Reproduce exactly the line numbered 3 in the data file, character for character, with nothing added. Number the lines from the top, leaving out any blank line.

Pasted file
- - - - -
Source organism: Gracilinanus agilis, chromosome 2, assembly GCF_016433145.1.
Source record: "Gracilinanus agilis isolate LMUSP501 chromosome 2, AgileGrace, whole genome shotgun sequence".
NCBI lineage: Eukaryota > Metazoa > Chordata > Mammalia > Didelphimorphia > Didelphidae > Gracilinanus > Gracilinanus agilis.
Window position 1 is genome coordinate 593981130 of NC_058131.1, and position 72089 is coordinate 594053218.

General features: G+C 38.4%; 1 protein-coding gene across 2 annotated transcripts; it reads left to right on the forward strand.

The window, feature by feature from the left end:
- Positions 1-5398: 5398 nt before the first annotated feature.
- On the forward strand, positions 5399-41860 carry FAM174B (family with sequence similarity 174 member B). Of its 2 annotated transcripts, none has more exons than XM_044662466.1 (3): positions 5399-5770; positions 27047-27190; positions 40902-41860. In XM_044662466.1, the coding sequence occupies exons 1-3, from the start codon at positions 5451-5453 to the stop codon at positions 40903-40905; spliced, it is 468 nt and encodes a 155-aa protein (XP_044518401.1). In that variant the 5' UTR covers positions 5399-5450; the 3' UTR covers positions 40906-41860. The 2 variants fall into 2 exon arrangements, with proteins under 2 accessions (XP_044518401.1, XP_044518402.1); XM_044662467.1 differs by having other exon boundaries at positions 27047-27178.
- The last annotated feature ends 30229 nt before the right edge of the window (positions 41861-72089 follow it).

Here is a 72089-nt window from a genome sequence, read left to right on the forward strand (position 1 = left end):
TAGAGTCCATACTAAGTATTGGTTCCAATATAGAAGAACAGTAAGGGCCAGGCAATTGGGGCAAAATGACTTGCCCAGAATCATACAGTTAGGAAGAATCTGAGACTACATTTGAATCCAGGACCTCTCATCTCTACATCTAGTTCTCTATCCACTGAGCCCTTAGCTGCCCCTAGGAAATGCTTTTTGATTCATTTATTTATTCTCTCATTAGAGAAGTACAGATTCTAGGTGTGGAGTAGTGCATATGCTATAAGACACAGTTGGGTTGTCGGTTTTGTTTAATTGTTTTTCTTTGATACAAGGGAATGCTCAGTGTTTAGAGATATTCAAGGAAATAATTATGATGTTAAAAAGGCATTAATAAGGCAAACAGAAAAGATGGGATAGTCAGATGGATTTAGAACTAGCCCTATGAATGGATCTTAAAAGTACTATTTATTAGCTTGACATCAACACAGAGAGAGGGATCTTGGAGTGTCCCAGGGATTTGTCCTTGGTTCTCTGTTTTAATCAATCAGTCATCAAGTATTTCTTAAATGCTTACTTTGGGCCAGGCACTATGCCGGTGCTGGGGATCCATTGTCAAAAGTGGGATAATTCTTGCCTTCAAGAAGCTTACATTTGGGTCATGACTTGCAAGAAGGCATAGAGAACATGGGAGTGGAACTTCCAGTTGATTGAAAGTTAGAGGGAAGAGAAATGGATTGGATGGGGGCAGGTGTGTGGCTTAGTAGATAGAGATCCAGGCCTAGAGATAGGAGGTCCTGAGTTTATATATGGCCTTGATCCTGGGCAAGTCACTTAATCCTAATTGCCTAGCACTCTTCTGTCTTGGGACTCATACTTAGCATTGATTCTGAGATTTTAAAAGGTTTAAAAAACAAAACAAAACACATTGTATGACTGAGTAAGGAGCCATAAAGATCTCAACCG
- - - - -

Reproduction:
NCBI lineage: Eukaryota > Metazoa > Chordata > Mammalia > Didelphimorphia > Didelphidae > Gracilinanus > Gracilinanus agilis.